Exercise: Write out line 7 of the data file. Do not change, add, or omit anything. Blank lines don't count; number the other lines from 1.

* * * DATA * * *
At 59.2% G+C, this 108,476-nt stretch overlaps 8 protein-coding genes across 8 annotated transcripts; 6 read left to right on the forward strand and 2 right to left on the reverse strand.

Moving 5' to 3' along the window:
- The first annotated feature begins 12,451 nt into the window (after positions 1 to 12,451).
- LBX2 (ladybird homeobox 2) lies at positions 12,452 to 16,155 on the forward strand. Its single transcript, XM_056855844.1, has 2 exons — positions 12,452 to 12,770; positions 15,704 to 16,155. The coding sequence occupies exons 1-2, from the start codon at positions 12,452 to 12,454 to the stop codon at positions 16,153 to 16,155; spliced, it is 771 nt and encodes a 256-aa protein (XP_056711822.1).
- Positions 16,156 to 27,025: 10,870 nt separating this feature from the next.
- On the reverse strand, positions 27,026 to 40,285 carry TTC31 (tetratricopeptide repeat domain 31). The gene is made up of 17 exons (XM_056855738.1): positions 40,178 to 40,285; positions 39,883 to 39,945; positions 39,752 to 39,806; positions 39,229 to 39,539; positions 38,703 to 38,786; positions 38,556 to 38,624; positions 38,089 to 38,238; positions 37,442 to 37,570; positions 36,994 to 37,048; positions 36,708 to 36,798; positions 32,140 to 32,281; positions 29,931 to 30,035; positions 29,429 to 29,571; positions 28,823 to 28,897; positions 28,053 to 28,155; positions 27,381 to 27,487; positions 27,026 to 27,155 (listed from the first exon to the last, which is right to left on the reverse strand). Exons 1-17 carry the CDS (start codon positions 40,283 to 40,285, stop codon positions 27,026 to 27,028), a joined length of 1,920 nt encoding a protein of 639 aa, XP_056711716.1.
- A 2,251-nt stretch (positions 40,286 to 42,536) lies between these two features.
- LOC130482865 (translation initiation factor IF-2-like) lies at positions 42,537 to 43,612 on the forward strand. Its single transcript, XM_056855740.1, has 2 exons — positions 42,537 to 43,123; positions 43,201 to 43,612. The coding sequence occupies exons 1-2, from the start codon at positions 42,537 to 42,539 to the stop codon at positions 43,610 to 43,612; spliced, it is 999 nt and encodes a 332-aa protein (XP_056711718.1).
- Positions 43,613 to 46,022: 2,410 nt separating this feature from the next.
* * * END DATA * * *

- A 2,251-nt stretch (positions 40,286 to 42,536) lies between these two features.